Life in Norway

As many of you know, I arrived in Norway on October 3rd this year, almost 2 months ago. Since then, I haven’t found much time to update this blog with new content. However, I always try to post at least one post per month, so here I am, on November 30th at 23:10 UTC writing this month’s entry. With just under an hour to go, I’m rushing to get this done.

Anyway, the last two months have been exciting. Working for Opera has been really fun and I’m starting to adjust to my new life in Norway reasonably well. Although I can’t yet tell you everything, I’m working in the Core QA department, finding and analysing bugs and working on some other really cool projects.

I have, of course, continued my involvement with the W3C HTML, Web API and WAF working groups. The HTML WG recently published the first public working draft of the HTML Design Principles. This is actually a really important document, since it outlines the core principles and design aims behind HTML5. Unfortunately, we are yet to formally publish a first public working draft of the spec itself (the editors draft is always available), we are really hoping we can resolve the remaining issues sooner rather than later.

I’m currently living in an apartment, sharing with three other Opera employees. Some photos of this place have been published on my flickr account. My bedroom is a little bit small (it’s only 1.7m × 4.7m), but somehow I’ve managed to fit everything in.

One thing I’ve noticed here, which has required a fair bit of adjusment, is that almost everything is backwards here! Seriously! Here’s just a few things to which I’ve had to adjust:

  • They drive on the right instead of the left. This is a problem because I instinctively look the wrong direction before crossing the road and it’s not easy to break the habbit.
  • People generally walk on the right as well, so I have to try to remember to move right instead of left to avoid running in to people.
  • Escalators in shopping centres are ridden on the right as well.
  • While traffic lights are red, they briefly flash orange before changing to green. For those who don’t know, in Australia, the orange is only used while changing from green to red.
  • They have zebra crossings here, some with pedestrian lights! In Australia, zebra crossings mean that the cars must give way to pedestrians. Here, at the zebra crossings without lights, cars don’t always seem to stop when they see someone about to cross, only when the pedestrian is actually on the crossing. (Maybe they’re just bad drivers, I’m not sure of the rules)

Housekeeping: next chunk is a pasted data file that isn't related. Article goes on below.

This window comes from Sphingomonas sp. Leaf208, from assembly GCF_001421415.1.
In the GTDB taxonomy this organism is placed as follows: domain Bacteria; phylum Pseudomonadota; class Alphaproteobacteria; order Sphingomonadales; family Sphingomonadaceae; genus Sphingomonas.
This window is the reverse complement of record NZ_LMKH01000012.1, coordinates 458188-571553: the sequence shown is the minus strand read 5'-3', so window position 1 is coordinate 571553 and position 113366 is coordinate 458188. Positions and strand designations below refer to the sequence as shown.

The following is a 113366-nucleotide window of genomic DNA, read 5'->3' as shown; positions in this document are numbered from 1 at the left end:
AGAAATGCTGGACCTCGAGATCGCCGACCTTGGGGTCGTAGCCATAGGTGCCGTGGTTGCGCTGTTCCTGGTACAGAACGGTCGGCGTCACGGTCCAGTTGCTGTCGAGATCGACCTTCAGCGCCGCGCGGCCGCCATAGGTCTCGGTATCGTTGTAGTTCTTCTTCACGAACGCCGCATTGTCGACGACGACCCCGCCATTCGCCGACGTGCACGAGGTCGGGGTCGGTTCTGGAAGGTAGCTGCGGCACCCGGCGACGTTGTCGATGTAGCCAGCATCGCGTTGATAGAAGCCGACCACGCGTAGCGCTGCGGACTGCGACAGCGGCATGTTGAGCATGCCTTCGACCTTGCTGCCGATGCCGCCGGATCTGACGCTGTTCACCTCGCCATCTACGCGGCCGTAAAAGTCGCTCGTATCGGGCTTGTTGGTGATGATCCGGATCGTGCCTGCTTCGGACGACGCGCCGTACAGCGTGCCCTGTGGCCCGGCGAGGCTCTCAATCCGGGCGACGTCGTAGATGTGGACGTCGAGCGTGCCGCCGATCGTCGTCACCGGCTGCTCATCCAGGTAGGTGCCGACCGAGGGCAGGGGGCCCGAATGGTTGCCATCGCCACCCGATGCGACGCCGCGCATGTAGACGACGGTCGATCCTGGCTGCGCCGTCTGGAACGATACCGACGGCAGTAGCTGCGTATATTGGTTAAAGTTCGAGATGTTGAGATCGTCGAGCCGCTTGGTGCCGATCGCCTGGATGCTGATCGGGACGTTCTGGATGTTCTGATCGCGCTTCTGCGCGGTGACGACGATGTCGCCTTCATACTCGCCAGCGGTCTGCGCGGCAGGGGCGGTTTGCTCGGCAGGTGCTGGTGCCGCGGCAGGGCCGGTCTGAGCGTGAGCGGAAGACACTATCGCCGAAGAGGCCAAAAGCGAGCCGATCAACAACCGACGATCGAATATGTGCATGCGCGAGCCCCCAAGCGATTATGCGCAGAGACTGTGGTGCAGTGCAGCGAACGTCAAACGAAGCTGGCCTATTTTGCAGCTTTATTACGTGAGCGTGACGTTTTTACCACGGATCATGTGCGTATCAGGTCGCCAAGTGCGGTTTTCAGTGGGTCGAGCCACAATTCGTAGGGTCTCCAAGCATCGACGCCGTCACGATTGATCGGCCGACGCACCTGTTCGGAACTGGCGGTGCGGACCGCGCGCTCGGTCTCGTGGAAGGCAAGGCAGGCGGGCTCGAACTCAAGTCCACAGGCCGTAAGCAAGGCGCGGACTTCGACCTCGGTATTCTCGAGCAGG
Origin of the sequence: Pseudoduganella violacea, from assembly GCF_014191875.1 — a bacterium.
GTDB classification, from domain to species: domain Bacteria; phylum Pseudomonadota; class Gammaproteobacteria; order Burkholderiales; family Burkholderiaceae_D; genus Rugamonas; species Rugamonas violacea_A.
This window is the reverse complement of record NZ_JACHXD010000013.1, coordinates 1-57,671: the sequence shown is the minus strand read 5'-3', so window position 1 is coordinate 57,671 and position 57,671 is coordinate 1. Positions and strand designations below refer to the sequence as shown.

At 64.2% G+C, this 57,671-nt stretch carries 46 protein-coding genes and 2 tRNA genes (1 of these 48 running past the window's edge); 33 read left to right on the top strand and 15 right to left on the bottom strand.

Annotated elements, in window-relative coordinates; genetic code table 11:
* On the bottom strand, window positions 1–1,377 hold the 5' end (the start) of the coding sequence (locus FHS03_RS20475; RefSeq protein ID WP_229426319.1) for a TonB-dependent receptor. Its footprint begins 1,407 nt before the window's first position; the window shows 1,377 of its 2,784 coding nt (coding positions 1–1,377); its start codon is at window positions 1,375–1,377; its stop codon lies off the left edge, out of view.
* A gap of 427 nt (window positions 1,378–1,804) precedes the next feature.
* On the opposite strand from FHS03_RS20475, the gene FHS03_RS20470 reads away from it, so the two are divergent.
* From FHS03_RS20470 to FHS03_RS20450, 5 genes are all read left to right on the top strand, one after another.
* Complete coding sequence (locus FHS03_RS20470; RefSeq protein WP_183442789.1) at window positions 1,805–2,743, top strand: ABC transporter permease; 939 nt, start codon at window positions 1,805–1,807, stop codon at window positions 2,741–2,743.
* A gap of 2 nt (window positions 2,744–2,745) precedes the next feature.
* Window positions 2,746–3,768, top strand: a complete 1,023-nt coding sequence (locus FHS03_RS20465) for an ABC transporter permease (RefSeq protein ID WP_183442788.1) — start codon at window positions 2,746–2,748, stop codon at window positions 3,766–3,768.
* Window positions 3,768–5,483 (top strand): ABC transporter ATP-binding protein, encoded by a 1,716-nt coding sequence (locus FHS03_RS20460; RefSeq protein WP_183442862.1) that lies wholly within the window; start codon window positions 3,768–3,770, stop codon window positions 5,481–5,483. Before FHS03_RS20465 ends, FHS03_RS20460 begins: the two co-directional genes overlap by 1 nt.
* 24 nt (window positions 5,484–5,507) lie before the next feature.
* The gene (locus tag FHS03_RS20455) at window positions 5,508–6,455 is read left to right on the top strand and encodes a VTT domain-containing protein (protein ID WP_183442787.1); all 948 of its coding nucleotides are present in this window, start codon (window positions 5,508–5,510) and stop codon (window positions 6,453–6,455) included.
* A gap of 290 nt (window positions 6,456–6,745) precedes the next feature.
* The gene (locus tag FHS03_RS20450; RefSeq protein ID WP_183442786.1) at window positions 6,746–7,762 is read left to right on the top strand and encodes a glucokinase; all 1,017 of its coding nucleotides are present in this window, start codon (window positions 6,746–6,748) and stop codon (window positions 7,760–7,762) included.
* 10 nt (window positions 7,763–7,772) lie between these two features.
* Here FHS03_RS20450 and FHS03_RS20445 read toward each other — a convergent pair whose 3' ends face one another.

• Pedestrian lights flash green before turning red. In Australia, it’s the red that flashes before turning on fully.
  • They have both Norwegian and English TV shows here. They put Norwegian subtitles on the English shows and no subtitles on the Norwegian shows.

There’s probably more, but I can’t remember them all.

It started snowing here a few days ago, though it’s still a little warm and it melts away during the afternoon. I’m looking forward to the ski season starting sometime in the next few weeks. Although I wear warm clothes while walking to work, I generally walk around the office during the day wearing shorts and t-shirt. The office is just too warm to be wearing long pants or a jumper, yet some people are still surprised to see me like that.

As those of you who’ve been following my twitter posts would know, I recently bought myself a 17" MacBook Pro. I absolutely love it and I’m finding myself using it more and more instead of my PC. OS X Leopard rules! Windows Vista sucks. Seriously, I’ve never seen an OS so bad and unusable. It’s unbelievable how annoyed I got with it after only 5 minutes of use on a friends laptop.

Anyway, my time is almost up to get this published before the end of the day, so that’s it for now.

4 thoughts on “Life in Norway

  1. Regarding Vista:

    This past week, I had to take my wife’s PC to my favorite independent computer shop for repairs. My wife is still using Windows98SE. I have WindowsXP SP2 on mine.

    I asked whether WindowsXP could still be installed on a new PC if my wife’s PC could not be repaired. I was told that the shop never installs Vista unless a customer demands it. The requests they get to remove Vista are an order of magnitude greater than requests to install it.

    You will notice that my wife has “second edition” and that I have “service pack 2”. As a retired software test engineer (doing approximately what you are now doing), I learned NEVER to take the initial version of an operating system.

  2. Hei Lachy, With the difference in the folk and the high prices in the shops not to mention the extortionate cost of alcohol how do you like living in Norway???
    I speak as someone who spent a year in Norway (Brevik and Stavanger) many years ago (1986/7 in a different lifetime) ! I would advise you to watch out for the female version of humans in that part of the World and I also speak of that subject from experience – I lost my 1st husband (after 20 years of marriage to one of these very predatory females)… Mind you I got over it and actually while I was there had a whale of a time after I got over the initial shock ! and made several friends with whom I kept up a bond of friendship for years. It’s a beautiful place to live though and the Norwegians have a lot to be thankful for – although there is a high cost of living, the standard of life there is high too – or has it changed ? I’m afraid I have in the last few years kind of lost track of my friends, however I would probably be able to pick up the strands again with a bit of detective work …. Hope you enjoy life there as much as I did, Blimey ! I’m so envious…….. Cheers from Scotland – lunatic-kate.blogspot.com Bye!.

  3. Cars ARE supposed to stop for pedestrians waiting to cross the road at a zebra crossing. It’s a known issue that few do.

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